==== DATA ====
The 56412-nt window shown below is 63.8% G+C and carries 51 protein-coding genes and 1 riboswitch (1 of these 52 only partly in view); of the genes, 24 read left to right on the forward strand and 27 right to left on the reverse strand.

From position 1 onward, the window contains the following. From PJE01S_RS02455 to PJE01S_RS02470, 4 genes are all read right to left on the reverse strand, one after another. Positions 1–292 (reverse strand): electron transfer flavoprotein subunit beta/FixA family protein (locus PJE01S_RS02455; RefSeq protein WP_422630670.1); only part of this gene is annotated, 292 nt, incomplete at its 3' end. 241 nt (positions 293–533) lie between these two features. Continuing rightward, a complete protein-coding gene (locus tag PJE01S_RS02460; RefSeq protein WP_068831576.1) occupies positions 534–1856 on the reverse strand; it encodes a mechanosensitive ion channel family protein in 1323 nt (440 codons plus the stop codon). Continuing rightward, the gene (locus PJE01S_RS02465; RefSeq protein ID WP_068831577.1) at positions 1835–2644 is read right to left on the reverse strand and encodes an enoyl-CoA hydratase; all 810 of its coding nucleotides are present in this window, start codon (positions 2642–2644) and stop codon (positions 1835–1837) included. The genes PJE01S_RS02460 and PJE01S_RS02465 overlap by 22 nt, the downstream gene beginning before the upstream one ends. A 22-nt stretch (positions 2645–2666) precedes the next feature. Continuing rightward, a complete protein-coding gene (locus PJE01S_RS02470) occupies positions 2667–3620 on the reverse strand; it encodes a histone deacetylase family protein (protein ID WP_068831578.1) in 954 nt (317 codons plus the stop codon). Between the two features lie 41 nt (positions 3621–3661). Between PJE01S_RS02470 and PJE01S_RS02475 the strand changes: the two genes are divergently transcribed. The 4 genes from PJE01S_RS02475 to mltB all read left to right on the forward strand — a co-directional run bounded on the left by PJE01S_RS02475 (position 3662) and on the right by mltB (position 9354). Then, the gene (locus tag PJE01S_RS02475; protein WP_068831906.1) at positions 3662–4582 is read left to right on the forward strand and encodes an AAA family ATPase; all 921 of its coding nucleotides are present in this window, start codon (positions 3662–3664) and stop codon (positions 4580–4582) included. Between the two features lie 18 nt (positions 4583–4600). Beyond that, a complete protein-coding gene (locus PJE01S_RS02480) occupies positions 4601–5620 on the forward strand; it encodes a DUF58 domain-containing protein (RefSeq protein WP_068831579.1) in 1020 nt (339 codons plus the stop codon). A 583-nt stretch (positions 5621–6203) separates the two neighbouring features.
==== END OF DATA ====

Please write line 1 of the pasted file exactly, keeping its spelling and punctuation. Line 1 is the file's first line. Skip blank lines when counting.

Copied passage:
The 56412-nt window shown below is 63.8% G+C and carries 51 protein-coding genes and 1 riboswitch (1 of these 52 only partly in view); of the genes, 24 read left to right on the forward strand and 27 right to left on the reverse strand.